Working Within Community and Place to Grow a Small Business

Bella Bella

Aerial shot of coastline of Bella Bella

At the centre of the Heiltsuk First Nation territory, lies the small town of Bella Bella. Previously an old logging and fishing town, the Heiltsuk Tribal Council has been looking for ways to diversify the economy by increasing tourism to the area. This strategy aligns with the interests of returned Bella Bella locals Cliff and Ramona Starr. Through an understanding of the local economic environment, partnerships with the Tribal Council and support from various organizations, the pair have opened and have now expanded their accommodation business.

The Challenge

With the decline of natural resources extraction in the region, creating jobs for local community members based on principles of sustainability has been the priority of the Tribal Council and their external Heiltsuk Economic Development Corporation. This supportive environment contributed to entrepreneurs Cliff and Ramona returning to the community after 11 years to open Bella Guest Cabins in 2014. While opening a business in a geographically isolated Indigenous community comes with its own set of unique challenges, the couple saw opportunity in the growing ecotourism industry in the region and put in place a business plan to be a part of it.

The Strategy

Owners of Bella Guest Cabins standing outside of cabin

Through market research, the couple found that over 11,000 people travelled through Bella Bella airport during the peak tourist season, but due to the low number of accommodation businesses in the town, visitors had few options if they wanted to stay. The Starrs knew that Bella Bella was well positioned to capture some of the ecotourism market that was developing in the region, due to its first-rate sportfishing and heli-skiing resorts, as well as pristine natural environment and wildlife viewing.

From the beginning, the couple worked on building strong relationships with both the Tribal Council and community members to support their business plans. Developing any relationship takes time, and this is especially true for Indigenous communities where a long-term view and commitment to the local values are prioritised. The couple developed these strong relationships with councillors, community members and the head of the economic development corporation over several years of working in the community. This work paid off, with the Corporation providing written support for their financing applications and councillors and community members encouraging the Tribal Council to support the building of two self-contained cabins. In 2014, with funding from Coast Funds and other sources, the couple opened Bella Guest Cabins on a hillside lot in the town.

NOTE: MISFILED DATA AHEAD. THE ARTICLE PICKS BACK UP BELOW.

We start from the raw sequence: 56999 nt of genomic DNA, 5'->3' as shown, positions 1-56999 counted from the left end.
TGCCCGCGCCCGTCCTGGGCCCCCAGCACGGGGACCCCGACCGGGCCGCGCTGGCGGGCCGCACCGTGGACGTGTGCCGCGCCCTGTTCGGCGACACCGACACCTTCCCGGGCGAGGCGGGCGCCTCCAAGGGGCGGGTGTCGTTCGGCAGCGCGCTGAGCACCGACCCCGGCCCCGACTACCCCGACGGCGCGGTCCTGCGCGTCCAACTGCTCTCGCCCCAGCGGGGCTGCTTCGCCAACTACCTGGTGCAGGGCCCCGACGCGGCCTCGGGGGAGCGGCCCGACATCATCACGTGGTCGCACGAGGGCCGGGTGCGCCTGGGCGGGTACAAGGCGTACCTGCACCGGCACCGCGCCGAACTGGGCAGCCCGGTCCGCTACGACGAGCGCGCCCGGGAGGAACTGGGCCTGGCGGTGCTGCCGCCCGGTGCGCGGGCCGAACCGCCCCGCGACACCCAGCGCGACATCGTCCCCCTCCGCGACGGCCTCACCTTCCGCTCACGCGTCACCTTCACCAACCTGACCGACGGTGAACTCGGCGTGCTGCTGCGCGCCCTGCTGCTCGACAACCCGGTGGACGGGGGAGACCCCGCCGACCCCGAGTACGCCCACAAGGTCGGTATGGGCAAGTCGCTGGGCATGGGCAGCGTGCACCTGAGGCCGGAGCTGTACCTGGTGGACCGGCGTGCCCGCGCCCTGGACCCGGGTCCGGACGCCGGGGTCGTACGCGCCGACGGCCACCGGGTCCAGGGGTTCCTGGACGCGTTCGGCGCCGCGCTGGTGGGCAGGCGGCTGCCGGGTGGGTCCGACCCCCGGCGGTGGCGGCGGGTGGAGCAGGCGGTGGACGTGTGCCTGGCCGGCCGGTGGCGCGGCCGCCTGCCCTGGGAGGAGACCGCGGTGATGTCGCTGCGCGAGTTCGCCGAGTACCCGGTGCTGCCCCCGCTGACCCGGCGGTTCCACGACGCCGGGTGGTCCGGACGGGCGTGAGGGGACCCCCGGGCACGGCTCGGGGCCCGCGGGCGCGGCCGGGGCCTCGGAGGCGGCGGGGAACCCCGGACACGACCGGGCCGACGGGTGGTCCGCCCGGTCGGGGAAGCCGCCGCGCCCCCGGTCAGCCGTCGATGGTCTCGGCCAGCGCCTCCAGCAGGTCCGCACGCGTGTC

In 2017, the business was thriving, and the couple wanted to expand. To do so, they needed capital. It was at this point that they leaned again on their relationships and network for advice and support. Knowing where and how to access capital is critical for small businesses that often need to look for options outside of the traditional banks. It was with support from the Tribal Council that the business got economic development funding from Coast Funds and loans from two Indigenous financing organizations Tricorp and New Relationship Trust, as well as from the Bank of Montreal. This mix of various funding allowed for the purchase of an additional cabin, built in Nanaimo and barged up to Bella Bella.


Picnic table outside of red ocean-side cabin

At the beginning of 2018, the final cabin was open for business and the results were immediate. Revenue increased by 35% in the 2018 season and the cabins were operating at near capacity during the peak tourist months and at 60-70% capacity in the off seasons, with positive reviews and a lot of return visitors.

The growing ecotourism industry in the area is bringing in visitors from all over the world looking to explore the region, and thanks to the Starrs and the support of the community, more people are able to stay and spend essential tourist dollars in Bella Bella. Their success is also generating greater interest in small business ownership from other community members, according to former Tribal Councillor Medric Reid, and the Starrs are often helping others with their business plans. The Nation is also putting its plan into action, diversifying the local economy and providing sustainable opportunities for members.

Lessons Learned

  • Be patient: relationships are at the centre of Indigenous community interactions and these take time.

  • Do your research: in small communities you need to find a niche in the market by talking with local government and business leaders, conducting market research and backing it up with a business plan.

  • Build a network of experts: opening and growing a business is challenging in the best of times. Find experts and supports wherever you can and use them – be it local or provincial governments, funding organizations, local businesses or professionals such as lawyers and accountants.

Story courtesy of Coast Funds, which supports First Nations in the Great Bear Rainforest and Haida Gwaii areas to achieve their goals for permanent conservation, stewardship, and sustainable economies.